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Description of the first Schmallenberg disease outbreak in Spain and subsequent virus spreading in domestic ruminants

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Schmallenberg disease (SBD) is an emerging disease transmitted mainly among ruminant species by biting midges of the genus Culicoides. Since the Schmallenberg virus (SBV) was first identified in Germany in late 2011, it rapidly spread to other European countries. The aims of the present study were to describe the first SBD outbreak in Spain and to assess the spread and risk factors associated with SBV infection in domestic ruminants from nearby farms during the following year. In March 2012, one malformed stillborn lamb from a sheep farm located in Cordoba province (Southern Spain) was subjected to necropsy. Pathological compatible lesions and molecular analyses confirmed the first SBV infection in Spain. Afterwards, serum samples from 505 extensively reared domestic ruminants from 29 farms were analysed using both blocking ELISA and virus neutralization test against SBV. The overall seroprevalence was 54.4% (CI95%: 50.0–58.7). Antibodies were detected in 70.6%, 46.0% and 34.8% of cattle, sheep and goats, respectively. A generalized estimating equation model indicated that the main risk factors associated with SBV infection were: species (cattle), age (adult), and absence of animal insecticide treatment. Pathological and molecular results confirmed the presence of SBV in Spain few months after it was firstly identified in Germany. The seroprevalence detected indicates a widespread circulation of SBV in nearby domestic ruminant farms one year after this first outbreak was reported in Spain. Further studies are warranted to determine the spatio-temporal trend of SBV in domestic ruminants in this country.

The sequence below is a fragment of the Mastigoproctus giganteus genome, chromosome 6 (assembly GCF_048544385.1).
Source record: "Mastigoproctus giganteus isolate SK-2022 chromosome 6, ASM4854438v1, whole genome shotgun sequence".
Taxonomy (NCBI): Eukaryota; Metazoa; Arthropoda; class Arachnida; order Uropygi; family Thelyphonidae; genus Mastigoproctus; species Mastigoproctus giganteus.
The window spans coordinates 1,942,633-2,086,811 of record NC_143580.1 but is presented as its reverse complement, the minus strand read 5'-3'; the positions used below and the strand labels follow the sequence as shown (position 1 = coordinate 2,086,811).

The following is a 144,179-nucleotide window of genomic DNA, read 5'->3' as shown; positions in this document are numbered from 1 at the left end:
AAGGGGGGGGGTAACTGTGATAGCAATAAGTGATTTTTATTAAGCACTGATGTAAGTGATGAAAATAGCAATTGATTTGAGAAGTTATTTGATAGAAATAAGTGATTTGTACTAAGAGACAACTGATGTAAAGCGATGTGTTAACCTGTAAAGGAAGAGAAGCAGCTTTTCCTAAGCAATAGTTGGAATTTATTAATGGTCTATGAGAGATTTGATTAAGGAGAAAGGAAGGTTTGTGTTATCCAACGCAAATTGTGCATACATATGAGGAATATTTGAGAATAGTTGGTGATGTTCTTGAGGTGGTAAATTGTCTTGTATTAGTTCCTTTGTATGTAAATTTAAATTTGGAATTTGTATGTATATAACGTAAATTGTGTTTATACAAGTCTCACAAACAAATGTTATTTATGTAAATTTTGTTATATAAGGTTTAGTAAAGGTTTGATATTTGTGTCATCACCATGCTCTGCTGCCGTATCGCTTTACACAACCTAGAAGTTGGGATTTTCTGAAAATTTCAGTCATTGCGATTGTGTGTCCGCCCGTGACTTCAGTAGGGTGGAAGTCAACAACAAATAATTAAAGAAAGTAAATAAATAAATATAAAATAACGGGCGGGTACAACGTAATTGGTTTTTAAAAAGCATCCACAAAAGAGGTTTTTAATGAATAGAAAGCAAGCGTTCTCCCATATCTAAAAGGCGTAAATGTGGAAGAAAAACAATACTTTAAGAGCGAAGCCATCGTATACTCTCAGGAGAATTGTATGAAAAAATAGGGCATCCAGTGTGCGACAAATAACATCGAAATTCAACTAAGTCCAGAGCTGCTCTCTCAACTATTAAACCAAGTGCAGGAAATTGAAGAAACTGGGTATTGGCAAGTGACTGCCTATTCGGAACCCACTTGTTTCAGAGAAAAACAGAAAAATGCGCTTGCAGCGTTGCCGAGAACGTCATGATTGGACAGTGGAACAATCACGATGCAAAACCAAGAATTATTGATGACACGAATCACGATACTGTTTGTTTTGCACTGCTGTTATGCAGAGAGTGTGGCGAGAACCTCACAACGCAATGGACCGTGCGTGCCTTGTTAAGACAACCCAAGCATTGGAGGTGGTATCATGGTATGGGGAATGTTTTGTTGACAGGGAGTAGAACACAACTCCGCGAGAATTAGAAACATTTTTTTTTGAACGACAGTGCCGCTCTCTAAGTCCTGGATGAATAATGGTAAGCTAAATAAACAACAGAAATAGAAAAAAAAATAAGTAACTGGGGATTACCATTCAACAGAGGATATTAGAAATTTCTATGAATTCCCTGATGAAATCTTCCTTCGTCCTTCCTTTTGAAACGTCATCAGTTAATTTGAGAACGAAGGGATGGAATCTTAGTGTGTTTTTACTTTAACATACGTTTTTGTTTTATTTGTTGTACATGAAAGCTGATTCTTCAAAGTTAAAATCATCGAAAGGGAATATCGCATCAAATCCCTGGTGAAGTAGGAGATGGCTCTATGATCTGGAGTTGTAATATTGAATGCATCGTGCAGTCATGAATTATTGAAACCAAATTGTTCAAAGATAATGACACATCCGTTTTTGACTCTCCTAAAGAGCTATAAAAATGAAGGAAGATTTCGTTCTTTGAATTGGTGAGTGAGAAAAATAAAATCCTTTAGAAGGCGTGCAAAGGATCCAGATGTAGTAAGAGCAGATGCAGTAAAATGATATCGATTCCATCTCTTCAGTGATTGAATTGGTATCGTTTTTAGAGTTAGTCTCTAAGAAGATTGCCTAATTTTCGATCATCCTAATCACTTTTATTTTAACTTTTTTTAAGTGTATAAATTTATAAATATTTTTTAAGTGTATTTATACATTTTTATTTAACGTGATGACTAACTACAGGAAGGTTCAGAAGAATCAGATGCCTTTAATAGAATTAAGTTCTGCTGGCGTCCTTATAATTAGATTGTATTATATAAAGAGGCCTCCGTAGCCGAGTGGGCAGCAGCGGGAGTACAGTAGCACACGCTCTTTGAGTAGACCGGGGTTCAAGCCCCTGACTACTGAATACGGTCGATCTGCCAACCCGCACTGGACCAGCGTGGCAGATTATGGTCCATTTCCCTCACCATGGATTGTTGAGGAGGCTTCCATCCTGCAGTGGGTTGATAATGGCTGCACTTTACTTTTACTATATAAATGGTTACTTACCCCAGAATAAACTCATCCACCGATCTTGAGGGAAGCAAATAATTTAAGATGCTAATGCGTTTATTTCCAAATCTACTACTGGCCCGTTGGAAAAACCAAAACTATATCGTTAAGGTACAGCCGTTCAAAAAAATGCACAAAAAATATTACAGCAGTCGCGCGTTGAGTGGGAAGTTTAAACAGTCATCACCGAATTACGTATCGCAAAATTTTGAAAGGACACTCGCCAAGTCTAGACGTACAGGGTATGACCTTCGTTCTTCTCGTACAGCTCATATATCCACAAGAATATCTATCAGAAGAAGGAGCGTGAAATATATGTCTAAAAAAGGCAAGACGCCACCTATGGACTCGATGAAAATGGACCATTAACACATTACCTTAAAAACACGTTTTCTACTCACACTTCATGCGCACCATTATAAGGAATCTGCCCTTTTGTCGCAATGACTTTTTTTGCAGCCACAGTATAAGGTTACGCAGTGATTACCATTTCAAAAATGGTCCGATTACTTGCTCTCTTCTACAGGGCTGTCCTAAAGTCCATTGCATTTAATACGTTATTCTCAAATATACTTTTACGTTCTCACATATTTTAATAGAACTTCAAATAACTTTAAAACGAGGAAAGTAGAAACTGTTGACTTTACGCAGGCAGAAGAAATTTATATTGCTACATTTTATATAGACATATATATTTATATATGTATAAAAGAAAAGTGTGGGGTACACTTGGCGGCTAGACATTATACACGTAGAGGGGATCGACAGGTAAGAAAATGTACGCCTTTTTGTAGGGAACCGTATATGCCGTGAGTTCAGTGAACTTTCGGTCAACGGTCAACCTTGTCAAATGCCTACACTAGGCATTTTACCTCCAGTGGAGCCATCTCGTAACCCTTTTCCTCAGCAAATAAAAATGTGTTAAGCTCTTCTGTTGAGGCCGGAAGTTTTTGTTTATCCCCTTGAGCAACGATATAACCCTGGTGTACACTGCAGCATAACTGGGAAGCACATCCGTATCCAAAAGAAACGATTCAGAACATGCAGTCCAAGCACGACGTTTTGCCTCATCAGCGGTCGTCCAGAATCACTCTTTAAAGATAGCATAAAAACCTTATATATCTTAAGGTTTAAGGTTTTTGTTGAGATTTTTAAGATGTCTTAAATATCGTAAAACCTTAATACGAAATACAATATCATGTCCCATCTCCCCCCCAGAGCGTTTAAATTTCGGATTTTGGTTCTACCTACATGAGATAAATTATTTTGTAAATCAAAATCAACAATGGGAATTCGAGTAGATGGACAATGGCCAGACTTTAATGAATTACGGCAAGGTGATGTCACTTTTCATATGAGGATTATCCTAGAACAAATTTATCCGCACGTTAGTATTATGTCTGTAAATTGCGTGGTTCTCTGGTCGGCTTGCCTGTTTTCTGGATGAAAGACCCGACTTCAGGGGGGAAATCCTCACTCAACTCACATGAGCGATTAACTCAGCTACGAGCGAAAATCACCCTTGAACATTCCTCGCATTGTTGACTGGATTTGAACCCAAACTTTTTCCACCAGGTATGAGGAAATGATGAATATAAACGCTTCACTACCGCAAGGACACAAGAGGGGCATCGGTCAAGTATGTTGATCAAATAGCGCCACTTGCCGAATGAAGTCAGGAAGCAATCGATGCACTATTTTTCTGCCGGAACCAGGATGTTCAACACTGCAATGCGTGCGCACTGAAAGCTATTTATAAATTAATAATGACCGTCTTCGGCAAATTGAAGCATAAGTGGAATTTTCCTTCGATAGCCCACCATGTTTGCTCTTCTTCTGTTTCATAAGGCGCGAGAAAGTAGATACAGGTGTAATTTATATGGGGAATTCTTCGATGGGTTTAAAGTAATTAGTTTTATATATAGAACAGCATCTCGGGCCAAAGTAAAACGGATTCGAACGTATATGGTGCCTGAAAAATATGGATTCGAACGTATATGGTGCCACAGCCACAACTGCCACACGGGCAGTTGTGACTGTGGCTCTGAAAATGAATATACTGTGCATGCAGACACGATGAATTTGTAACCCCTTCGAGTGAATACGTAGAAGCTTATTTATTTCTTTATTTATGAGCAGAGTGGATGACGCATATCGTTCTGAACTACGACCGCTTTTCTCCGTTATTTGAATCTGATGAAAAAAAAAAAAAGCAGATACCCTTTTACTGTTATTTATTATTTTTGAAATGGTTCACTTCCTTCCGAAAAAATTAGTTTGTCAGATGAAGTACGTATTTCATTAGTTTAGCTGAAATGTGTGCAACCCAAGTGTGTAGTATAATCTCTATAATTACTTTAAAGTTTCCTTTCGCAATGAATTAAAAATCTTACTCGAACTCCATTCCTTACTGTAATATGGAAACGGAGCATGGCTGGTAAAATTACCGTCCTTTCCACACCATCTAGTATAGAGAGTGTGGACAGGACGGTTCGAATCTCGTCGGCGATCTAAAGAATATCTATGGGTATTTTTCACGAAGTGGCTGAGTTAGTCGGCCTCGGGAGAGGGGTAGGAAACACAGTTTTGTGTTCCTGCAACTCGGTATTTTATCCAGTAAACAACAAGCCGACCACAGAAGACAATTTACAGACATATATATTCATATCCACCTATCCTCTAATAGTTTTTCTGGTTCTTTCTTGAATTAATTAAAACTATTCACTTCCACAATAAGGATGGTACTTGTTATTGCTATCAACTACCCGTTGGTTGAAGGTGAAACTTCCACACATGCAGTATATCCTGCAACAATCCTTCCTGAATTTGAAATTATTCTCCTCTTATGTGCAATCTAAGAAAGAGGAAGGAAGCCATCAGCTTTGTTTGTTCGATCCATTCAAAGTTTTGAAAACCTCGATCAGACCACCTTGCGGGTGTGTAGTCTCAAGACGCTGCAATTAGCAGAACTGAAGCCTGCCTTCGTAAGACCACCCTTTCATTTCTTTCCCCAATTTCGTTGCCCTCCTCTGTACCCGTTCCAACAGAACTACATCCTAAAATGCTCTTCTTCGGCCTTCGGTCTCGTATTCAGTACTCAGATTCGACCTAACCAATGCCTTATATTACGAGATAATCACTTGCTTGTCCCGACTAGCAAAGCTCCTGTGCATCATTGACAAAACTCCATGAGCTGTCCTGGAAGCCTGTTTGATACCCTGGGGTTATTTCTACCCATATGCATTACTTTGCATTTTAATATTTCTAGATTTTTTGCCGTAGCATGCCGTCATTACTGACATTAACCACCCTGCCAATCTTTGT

Jiménez-Ruiz, S., Paniagua, J., Isla, J., Martínez-Padilla, A. B., de los Ángeles Risalde, M., Caballero-Gómez, J., … García-Bocanegra, I. (2019). Description of the first Schmallenberg disease outbreak in Spain and subsequent virus spreading in domestic ruminants. Comparative Immunology, Microbiology and Infectious Diseases, 65, 189–193.

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